Analysis of texts written by ESL Learners

Analysis of texts written by ESL Learners

Order Description
Assignment 1: Analysis of texts written by ESL Learners (Texts included and the end of order description).

Description of the first assignment
The Victorian Essential of Learning Standards (VELS) (and now the newer AUSVELS) provides a framework for ESL students with diverse linguistic abilities to be assessed so that effective learning programs can be developed accordingly. ESL students at high school age are ranked from SL (with little knowledge of English) to S4 (Advanced Stage of English proficiency). Within each Stage, three levels of Beginning, Progressing and Standard, are recognised. It is important for an ESL teacher in Victorian schools to assign each student to an appropriate stage and level. This is partly done on the basis of the language that a student produces, either written or spoken, at the commencement of his/her enrolment in the school. ESL teachers need to be familiar with the lexical and grammatical (lexicogrammatical) features of language produced at each stage and level.
Please analyse the two learner texts provided (in List of Resources/Assessment) for their lexical-grammatical, and syntactical features. (These texts are in this module, named Assignment 1 Text 1, and Assignment 1, Text 2)
Look at each text and comment briefly on 2-3 grammatical areas that seem to be under control, then identify 3-4 problem areas you notice in their lexical-grammatical features, one each at (3-4 of) the following levels:
• Word classes or parts of speech
• Morphological relations and features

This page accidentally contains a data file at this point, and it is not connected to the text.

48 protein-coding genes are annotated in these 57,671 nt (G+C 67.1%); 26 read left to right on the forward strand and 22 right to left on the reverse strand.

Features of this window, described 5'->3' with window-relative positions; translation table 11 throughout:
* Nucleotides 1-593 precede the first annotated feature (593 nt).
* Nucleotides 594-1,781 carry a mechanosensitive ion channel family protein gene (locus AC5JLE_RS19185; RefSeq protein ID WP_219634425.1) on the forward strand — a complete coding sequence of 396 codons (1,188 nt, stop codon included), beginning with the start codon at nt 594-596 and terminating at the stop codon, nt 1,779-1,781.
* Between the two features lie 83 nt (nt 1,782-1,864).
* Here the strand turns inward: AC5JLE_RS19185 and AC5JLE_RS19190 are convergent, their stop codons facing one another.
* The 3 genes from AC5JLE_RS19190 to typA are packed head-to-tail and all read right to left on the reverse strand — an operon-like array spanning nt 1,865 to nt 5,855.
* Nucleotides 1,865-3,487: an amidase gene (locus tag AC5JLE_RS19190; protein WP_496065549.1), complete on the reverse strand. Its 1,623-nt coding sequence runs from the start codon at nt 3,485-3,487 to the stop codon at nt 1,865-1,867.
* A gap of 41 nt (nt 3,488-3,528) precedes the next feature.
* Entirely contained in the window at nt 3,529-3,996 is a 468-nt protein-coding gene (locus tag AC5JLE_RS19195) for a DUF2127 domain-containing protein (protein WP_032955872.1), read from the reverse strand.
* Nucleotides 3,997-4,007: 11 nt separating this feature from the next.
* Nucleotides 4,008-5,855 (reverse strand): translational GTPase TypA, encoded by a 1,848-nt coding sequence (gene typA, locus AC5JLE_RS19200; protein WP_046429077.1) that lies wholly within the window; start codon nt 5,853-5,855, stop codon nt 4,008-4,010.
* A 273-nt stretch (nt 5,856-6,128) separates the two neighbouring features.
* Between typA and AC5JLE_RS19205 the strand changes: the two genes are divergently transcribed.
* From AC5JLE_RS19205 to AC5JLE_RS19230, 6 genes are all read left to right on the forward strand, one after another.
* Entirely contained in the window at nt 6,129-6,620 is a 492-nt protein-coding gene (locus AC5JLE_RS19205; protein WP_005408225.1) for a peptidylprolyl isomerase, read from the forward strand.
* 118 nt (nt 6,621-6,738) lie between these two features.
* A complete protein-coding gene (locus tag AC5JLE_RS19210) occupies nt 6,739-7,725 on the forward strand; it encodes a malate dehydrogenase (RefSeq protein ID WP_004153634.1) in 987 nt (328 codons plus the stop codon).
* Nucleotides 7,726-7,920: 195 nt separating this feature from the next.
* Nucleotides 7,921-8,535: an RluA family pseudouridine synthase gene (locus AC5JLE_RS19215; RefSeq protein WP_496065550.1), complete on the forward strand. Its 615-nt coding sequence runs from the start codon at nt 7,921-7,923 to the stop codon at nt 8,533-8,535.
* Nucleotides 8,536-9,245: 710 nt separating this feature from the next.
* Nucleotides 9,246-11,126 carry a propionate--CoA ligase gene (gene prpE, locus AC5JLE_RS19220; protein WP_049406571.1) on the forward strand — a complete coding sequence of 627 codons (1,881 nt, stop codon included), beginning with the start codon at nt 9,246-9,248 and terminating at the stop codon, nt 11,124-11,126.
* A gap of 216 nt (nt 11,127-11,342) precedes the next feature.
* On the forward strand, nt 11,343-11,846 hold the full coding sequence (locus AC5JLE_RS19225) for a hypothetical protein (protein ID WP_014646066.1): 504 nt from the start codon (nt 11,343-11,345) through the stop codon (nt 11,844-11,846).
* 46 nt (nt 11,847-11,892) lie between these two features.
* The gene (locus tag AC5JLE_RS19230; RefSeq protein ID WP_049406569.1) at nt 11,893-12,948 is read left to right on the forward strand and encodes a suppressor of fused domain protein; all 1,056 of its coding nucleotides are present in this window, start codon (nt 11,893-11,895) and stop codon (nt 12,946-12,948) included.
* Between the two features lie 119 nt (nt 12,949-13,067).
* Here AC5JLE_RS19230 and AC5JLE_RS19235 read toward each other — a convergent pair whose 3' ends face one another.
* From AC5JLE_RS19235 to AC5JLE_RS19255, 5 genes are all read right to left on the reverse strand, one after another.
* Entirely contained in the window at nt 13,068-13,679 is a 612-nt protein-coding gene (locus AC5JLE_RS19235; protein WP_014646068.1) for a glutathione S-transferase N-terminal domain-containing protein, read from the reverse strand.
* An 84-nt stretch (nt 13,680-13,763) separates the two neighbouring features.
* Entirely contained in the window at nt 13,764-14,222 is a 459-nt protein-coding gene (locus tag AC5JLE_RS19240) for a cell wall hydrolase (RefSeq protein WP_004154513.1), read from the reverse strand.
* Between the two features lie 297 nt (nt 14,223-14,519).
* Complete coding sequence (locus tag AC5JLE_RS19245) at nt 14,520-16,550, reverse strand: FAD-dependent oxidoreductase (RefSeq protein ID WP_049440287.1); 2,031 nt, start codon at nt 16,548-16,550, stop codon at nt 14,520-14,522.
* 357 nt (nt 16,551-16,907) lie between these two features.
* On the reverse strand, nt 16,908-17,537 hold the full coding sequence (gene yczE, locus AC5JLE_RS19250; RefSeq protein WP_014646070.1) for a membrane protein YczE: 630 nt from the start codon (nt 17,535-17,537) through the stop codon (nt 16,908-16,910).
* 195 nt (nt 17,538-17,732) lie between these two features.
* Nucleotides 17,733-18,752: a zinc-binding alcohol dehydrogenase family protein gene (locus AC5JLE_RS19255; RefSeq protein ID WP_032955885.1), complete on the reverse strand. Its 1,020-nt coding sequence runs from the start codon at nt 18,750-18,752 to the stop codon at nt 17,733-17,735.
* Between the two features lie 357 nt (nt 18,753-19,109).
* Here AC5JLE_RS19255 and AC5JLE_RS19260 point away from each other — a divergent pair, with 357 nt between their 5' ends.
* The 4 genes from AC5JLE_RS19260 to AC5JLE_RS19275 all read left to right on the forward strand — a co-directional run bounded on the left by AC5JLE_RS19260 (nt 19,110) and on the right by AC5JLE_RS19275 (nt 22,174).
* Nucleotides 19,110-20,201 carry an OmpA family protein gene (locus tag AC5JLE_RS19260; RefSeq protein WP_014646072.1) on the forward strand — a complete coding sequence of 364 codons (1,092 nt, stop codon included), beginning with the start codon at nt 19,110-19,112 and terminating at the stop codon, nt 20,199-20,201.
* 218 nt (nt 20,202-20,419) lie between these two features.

• Syntax (word order, phrase, clause and sentence structure)
• Discourse level grammar (textual cohesion)
(you can also comment on the appropriateness of vocabulary choices)

Then choose one of the features (for example, a verb tense, use of prepositions, order of adjectives), describe it in terms of Form, Meaning and Use, and design a short­ activity to teach and practice it, with a rationale.

GUIDELINES FOR THE ASSIGNMENT:
This assignment, which is based on your study up to Topic 6 in the unit materials, involves examining student-produced texts at the various levels of grammar- word, sentence and supra-sentential (discourse) level. At word level you would focus on parts of speech or word classes (noun, verb, adjective, adverb, determiner, pronoun, etc. as well as morphological features). At sentence level you would look at syntax, which involves the relationships of the elements in a sentence, word order, verb/subject agreement, and clause structures. At the supra-sentential level you would note features of text cohesion, such as the use of pronoun substitution or synonyms to avoid repetition yet maintain a flow of ideas, linking words, and appropriate lexical (vocabulary) choices for the genre/task.

• You need to show that you have understood the grammatical features you have selected (e.g. different parts of speech/word classes and morphological features, and clause structures.
• In the body of your essay, comment briefly on features that show the ESL writer’s competence or lack of it at the levels mentioned above.
• The idea is to make a diagnosis of what an ESL writer can or can’t do competently at the various levels within the AUSVELS framework. You need to show that you can use appropriate linguistic language to explain areas of competence or lack of it, and thus identify patterns. After the brief diagnosis of 3-4 features, choose one feature for more detailed analysis. Are there problems with using appropriate forms at word level? Are word choices appropriate or too formal/informal? Is there control over verb tenses? Which ones? Are there any problems with word order, appropriate linking words, any other features of text cohesion? Choose one problem area that stands out, analyse its features and discuss how you might scaffold the learner to use the feature more confidently, by suggesting a short activity that presents and practices the feature.